The series was unique for its time. Unlike traditional detective dramas where a hardened police detective would solve crimes through interrogation and instinct, “Quincy M.E.” turned this trope on its head.
Instead of a police detective, we got Dr Quincy, a medical examiner played by the talented Jack Klugman. (We never found out the good doctor’s first name — the most we got was that it started with the letter R.)
Quincy didn’t rely on a gut feeling or suspect interviews to solve crimes — instead, he used scientific facts, autopsy findings, and other forensic evidence. The titular pathologist character was not content to stay in his lab, as his relentless pursuit of the truth often led him out into the field.
His unique perspective on crime, coming from the autopsy table rather than a police badge, set the series apart from other shows of the era. Furthermore, the Quincy TV show was unafraid to tackle complex social issues, bringing them to the forefront in several episodes.
The show’s writers were not content with just presenting an engaging murder mystery — they ensured that viewers left each episode with something to think about, a fresh perspective on societal issues, or a newfound respect for the power of forensic science.
The talented supporting cast only added to the strength of the series. Robert Ito as Sam Fujiyama, Quincy’s skilled lab assistant, provided a solid foil to Quincy’s strong personality, while characters like Lt Frank Monahan (played by Garry Walberg), and Dr Robert Asten (played by John S Ragin), often acted as the voice of traditional authority, challenging Quincy’s unconventional methods. Val Bisoglio as Danny Tovo offered a down-to-earth perspective and a friendly refuge for Quincy in his bar.
All in all, “Quincy M.E.” was a groundbreaking show — at the time — that looked at crime from a new angle, using the power of science to unravel the truth behind the mystery. Its influence on the genre is undeniable, and it’s a series that deserves to be remembered for its unique contributions to television history.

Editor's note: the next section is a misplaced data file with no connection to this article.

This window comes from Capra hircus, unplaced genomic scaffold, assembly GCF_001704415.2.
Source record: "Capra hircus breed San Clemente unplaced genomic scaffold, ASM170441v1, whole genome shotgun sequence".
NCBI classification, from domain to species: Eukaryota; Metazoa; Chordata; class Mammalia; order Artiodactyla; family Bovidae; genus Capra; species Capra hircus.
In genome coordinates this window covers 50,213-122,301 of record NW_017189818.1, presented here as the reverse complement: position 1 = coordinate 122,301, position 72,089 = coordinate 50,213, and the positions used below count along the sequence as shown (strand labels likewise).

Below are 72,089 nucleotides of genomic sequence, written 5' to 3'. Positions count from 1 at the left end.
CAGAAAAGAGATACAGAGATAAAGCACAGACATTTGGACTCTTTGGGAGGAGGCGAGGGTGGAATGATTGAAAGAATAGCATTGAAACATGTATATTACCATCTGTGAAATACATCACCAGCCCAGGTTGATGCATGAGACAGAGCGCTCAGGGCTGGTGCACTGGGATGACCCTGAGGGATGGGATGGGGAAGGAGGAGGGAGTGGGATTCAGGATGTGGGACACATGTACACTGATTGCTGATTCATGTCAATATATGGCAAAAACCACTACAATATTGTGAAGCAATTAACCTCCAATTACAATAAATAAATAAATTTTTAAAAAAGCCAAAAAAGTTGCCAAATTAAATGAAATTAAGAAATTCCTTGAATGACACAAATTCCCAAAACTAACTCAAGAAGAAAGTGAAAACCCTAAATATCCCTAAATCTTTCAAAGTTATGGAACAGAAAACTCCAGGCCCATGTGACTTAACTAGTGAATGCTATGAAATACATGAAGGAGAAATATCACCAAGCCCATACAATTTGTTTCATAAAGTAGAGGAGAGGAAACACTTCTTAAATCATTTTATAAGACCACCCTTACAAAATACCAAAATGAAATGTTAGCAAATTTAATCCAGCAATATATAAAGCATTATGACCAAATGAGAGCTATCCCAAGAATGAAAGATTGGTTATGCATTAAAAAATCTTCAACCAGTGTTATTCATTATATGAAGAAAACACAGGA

Quincy M.E. theme song and opening credits
Klugman’s ‘Quincy, M.E.’ has all the ingredients of good drama (1976)
By Steve Hoffman in the Cincinnati Enquirer (Ohio) October 2, 1976
Never go into a TV series with preconceived notions. I should know that. But, I figured Jack Klugman as a medical examiner in a coroner’s office was too far-fetched. Who would believe it?
If you want to see how wrong I was, watch the 9:30-11 p.m. “NBC Sunday Mystery Movie” on NBC Channel 5. As “Quincy M. E.,” Klugman is good. The program is good. It has a lot of those nifty ingredients that make good drama.
I just couldn’t imagine that sloppy Oscar Madison of “Odd Couple” fame being sharp enough to solve some sticky murders. In this first “Quincy,” he breaks up a City Hall murder scandal in convincing style.
There is one similarity between the Klugman of “Odd Couple” and the Klugman of “Quincy.” Neither rack up high scores in the romance department. In “Quincy,” he is forever putting his girlfriend Lee (Lynnette Mettey) on the waiting list.
Quincy is no “Yes” man. To the contrary, he is forever at odds with his superiors in the coroner’s office and the police detectives he must work with.
One of Oscar’s card-playing chums in “Odd Couple,” Garry Walberg, plays Quincy’s chief adversary, police lieutenant Monahan. Unknown John S. Ragin plays his superior, Dr Astin. His lone professional friend appears to be his sidekick, Sam Fujiyama (Robert Ito).
The action comes fast and thick. First, a woman is found strangled and raped along the beach. When a thief is found nearby, shot by police, Lt. Monahan wants to pin the rape-murder on him.
But that theory is blown fast although Quincy said all along the man was too small to pull such a caper. While Quincy is testing theories and arguing with officials, a City Hall politico is murdered. Then, Quincy finds a CH secretary had mysteriously died in Mexico.
There is one fine twist in the story. Harry Rhodes, a Cincinnati native, who for a long time was known as Hari, plays a mayor who is made to look as if he is a prime suspect.
How Quincy solves the case I won’t tell. But there is enough action and violent crimes to hold you until the next “Quincy, M. E.” adventure rolls around after “Columbo,” “McMillan” and “McCloud.”
This first script by executive producer Glen A. Larson and producer Lou Shaw deserves bouquets. It has a lot of humor and Klugman takes full advantage of his light lines to get the best impact.